Thursday, August 2, 2012

What To Look For In The CFS

Looking at long range forecasts can be difficult. Let's look at what the CFS v2 is showing this winter and see what we can decipher.
This is the CFS v2 forecast for 850mb anomalies in January 2013. Here we see warmer than normal temperature anomalies over the Northwest and extreme Southeast portions of the nation. Warmer than normal anomalies also exist over the Caribbean. So what does this have to do with anything?

Warmer than normal temperatures exist over the Northwest, which is usually a strong signal of a high pressure ridge in place over the region. The same ridge of high pressure rule may also apply over the Southeast and Caribbean. These two ridges could have very profound impacts on storm tracks for this winter. If one was to superimpose an estimated track for storm systems, this is what I would put:

I would estimate that the jet stream would be displaced north over the Northwest before sharply dropping down to the southern Plains. Following this drop, a turn northeast would be expected thanks to the ridge in the Southeast. Another storm track could follow along the Southwest, with systems ejecting into the Southern Plains before being picked up and shifted back across the main track through the Northeast.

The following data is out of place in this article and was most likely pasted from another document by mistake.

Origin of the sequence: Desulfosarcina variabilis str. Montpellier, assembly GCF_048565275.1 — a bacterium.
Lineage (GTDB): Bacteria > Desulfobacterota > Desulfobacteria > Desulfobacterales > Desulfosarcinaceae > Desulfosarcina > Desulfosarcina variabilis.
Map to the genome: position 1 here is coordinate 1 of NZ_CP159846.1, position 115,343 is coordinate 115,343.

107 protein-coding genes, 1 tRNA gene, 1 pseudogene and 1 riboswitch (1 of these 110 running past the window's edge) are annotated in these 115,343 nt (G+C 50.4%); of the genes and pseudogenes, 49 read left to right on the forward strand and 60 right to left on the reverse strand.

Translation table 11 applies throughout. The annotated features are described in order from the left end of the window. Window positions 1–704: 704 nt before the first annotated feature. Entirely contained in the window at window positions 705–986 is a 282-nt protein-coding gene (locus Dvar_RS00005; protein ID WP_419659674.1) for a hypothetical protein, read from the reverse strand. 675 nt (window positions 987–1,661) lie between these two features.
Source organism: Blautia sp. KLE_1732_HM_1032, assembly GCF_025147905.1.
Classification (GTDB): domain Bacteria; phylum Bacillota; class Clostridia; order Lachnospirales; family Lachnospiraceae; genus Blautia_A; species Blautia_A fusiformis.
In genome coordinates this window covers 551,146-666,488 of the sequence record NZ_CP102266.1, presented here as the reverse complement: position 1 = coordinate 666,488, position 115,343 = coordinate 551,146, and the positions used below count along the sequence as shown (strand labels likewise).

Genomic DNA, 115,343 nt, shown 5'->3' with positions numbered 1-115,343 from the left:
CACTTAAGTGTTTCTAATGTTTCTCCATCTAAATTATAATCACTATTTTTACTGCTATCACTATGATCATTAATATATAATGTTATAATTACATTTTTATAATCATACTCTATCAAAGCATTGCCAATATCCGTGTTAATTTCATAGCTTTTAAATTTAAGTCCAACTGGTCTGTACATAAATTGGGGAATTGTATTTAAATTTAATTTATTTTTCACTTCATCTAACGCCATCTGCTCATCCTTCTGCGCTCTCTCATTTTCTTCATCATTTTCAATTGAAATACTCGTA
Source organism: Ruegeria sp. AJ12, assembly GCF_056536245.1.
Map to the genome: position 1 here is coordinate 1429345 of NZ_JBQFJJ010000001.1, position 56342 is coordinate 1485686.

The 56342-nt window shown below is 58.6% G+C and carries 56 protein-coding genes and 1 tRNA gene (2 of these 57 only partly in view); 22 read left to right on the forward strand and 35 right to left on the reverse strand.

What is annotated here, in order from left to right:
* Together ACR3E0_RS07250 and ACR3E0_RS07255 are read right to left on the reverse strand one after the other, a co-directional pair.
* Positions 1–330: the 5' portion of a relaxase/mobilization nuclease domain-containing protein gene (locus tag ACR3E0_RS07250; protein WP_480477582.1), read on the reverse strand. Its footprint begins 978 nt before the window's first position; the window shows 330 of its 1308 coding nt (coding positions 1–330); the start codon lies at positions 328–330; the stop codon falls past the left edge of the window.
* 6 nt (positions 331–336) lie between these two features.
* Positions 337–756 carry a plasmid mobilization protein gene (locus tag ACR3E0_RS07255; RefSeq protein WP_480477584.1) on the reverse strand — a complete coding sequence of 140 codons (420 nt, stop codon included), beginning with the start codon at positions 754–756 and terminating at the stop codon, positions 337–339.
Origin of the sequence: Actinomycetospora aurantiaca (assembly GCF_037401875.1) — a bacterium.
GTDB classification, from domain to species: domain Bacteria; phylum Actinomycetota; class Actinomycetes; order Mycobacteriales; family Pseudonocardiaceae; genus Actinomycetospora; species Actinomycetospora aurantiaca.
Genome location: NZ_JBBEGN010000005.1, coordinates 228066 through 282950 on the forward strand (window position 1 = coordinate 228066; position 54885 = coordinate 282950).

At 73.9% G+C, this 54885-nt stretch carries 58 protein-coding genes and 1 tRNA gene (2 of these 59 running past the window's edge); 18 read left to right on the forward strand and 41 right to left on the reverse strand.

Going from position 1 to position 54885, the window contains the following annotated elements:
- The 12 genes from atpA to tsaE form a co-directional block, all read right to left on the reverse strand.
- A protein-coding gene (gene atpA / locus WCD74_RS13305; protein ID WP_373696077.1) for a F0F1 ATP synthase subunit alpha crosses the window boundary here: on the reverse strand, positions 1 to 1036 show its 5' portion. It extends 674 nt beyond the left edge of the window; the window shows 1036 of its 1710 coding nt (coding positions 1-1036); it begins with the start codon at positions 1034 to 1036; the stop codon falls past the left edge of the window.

If this were to happen, I would anticipate the Midwest and Ohio Valley getting in on the snowy weather. The question is, do precipitation forecasts for January match up with what I am projecting here? The answer would be yes, as seen below.

One can trace the storm track below the arm of above normal precipitation that extends into the Ohio Valley and Midwest, as well as above normal precipitation anomalies on the US/Canada border in the Northwestern portion of the nation. This is also reflected in the extreme Southwest US.

There are a number of things that can also be deciphered among other long range models, but this is all I have at the moment.


1 comment:

ERN WX said...

This looks more like a Nina than a Nino. The CFS has an error with the Pac NW being wet. Ninos are not going to make the Pac NW wet. I do think the Midwest WILL get good snow. Weak Ninos tend to be good. The upper MW and NW will be mild.